By Reuben Adams
5 November, 2015
Abandoned by its coal-mining residents in the 1970s to be reclaimed by nature, the eerie ghost island of Hashima serves as a significant reminder of early Japanese industrialisation.
On 31 March, 1854, the Convention of Kanagawa was signed by American and Japanese government representatives; a significant treaty which made possible the first official trade between the nations.
Within five years Japan – which had remained insulated from much of the western world to that point – had officially opened its doors by signing similar treaties with other countries. The coastal capital of Nagasaki subsequently became important as a stopover for commercial ships and naval vessels. Trade in the region flourished further in the late 1850’s, as western nations began replacing sail rigged ships with steam-powered vessels, resulting in a spike in demand for Japanese coal. This sparked a rush to develop mines on some of the 505 mostly uninhabited islands near Nagasaki, including a ‘useless’ heap of rock called Hashima.
Hashima was a small 61,000 square metre island devoid of any life, including vegetation, about 15km from Nagasaki. Savvy entrepreneurs quickly realised it was an ideal portal through which to access the bountiful seabed coal reserves, and a shaft mine was established by small mining operators in 1887. The island was sold to business behemoth Mitsubishi Corporation for a pittance three years later. Mitsubishi, originally a shipping enterprise, had expanded bullishly into coal and had already acquired other mines in the region.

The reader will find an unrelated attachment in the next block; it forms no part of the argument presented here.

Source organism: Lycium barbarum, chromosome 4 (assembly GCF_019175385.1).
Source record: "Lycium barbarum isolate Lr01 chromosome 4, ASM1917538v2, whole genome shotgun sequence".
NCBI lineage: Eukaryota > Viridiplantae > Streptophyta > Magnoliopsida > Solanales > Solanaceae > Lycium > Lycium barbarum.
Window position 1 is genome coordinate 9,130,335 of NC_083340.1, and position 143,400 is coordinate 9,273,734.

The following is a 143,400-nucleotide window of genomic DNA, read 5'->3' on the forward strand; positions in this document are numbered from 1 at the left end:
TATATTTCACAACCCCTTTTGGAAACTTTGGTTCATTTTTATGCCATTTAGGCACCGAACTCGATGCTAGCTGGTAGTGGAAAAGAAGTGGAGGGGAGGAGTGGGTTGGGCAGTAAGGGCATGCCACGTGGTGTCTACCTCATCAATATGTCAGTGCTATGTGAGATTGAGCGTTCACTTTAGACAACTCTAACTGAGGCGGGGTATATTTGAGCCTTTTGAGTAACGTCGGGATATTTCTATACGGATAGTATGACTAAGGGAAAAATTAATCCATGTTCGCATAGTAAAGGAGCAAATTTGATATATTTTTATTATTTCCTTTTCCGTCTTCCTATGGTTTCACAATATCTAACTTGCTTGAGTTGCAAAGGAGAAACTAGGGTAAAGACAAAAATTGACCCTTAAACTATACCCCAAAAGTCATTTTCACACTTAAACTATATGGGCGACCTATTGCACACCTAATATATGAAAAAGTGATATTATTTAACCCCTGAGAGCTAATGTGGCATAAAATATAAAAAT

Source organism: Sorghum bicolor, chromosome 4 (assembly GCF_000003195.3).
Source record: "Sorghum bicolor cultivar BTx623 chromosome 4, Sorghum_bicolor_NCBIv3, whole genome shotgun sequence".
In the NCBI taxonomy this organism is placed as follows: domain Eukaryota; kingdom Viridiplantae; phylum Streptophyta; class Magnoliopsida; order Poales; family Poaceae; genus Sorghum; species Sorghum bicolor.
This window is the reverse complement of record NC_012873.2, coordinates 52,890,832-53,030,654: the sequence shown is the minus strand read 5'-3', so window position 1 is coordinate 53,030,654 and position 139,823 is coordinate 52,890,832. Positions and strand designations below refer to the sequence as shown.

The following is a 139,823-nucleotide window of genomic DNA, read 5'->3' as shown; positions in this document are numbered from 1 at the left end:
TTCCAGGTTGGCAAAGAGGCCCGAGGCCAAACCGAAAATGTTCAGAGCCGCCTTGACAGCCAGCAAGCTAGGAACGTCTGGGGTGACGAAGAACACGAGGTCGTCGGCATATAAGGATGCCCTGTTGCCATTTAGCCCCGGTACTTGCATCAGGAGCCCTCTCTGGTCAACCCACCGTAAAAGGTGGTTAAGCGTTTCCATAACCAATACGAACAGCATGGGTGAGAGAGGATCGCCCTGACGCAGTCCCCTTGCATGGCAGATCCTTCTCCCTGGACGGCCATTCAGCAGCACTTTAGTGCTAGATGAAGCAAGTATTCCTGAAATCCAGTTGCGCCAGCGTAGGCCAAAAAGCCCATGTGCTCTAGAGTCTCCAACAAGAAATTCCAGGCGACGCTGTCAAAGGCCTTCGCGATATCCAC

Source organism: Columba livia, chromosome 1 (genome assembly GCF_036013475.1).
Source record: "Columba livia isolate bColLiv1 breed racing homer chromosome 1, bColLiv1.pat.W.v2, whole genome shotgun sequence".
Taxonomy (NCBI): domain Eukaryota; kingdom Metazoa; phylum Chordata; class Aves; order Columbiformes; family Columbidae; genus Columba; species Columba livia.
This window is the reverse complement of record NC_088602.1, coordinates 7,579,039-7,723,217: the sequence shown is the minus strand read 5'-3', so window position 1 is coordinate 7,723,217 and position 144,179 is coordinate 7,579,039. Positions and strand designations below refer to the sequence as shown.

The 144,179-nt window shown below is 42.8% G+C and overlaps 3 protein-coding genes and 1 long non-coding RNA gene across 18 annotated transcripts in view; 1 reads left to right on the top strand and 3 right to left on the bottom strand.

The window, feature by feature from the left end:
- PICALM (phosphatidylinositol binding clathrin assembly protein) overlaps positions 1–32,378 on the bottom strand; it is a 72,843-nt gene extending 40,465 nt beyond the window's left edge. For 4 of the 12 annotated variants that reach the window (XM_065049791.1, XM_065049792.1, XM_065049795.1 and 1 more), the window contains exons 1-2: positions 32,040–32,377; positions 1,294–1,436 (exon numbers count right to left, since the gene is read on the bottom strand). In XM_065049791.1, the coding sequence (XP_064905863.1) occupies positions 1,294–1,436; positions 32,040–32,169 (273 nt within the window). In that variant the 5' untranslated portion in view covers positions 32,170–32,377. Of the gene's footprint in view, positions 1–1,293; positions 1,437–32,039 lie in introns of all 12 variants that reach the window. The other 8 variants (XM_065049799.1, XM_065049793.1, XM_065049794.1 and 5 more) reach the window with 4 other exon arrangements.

In the years that followed, Japan experienced a remarkable surge in its industrial and military strength.
At Hashima, Mitsubishi launched a project to more efficiently tap into the vast coal resources under the seabed, successfully sinking a 199m vertical shaft in 1895, and another in 1898. Slag from the mining process was used to increase the island’s size, with the reclaimed land set aside for industrial facilities and employee housing. When Hashima’s towering sea walls were built in 1907 – which made it resemble a battleship riding the waves – a local paper nicknamed the island Gunkanjima (Battleship Island).
By 1916, more than 3000 people had been crammed onto Hashima – both Mitsubishi employees and their families – and production was at an all time high of 150,000 tonnes each year. In response to this population explosion, Mitsubishi built a reinforced, typhoon-proof concrete apartment block; Japan’s first concrete building of any significant size. The plain six-storey structure gave the coal miners and their families cramped but private lodgings and was accompanied by an even larger apartment complex just two years later, as population pressures continued to intensify.
At the time this E-shaped building was the tallest in the entire country. Throughout the 11 years preceding and following the Second World War, not one concrete building went up anywhere else in Japan, but apartment block construction continued unabated on Hashima as massive demand for coal forced production ever higher. The tiny island soon bristled with concrete structures.